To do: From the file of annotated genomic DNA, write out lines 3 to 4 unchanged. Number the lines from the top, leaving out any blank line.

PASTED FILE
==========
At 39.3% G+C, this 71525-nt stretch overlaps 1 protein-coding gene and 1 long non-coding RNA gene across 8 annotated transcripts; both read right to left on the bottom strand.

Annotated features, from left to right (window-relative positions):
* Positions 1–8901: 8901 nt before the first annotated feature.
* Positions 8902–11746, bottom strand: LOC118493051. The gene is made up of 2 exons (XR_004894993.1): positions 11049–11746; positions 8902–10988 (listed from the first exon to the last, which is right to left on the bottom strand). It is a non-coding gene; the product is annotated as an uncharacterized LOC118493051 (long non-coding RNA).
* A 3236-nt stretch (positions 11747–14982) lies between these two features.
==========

* Positions 1–8901: 8901 nt before the first annotated feature.
* Positions 8902–11746, bottom strand: LOC118493051. The gene is made up of 2 exons (XR_004894993.1): positions 11049–11746; positions 8902–10988 (listed from the first exon to the last, which is right to left on the bottom strand). It is a non-coding gene; the product is annotated as an uncharacterized LOC118493051 (long non-coding RNA).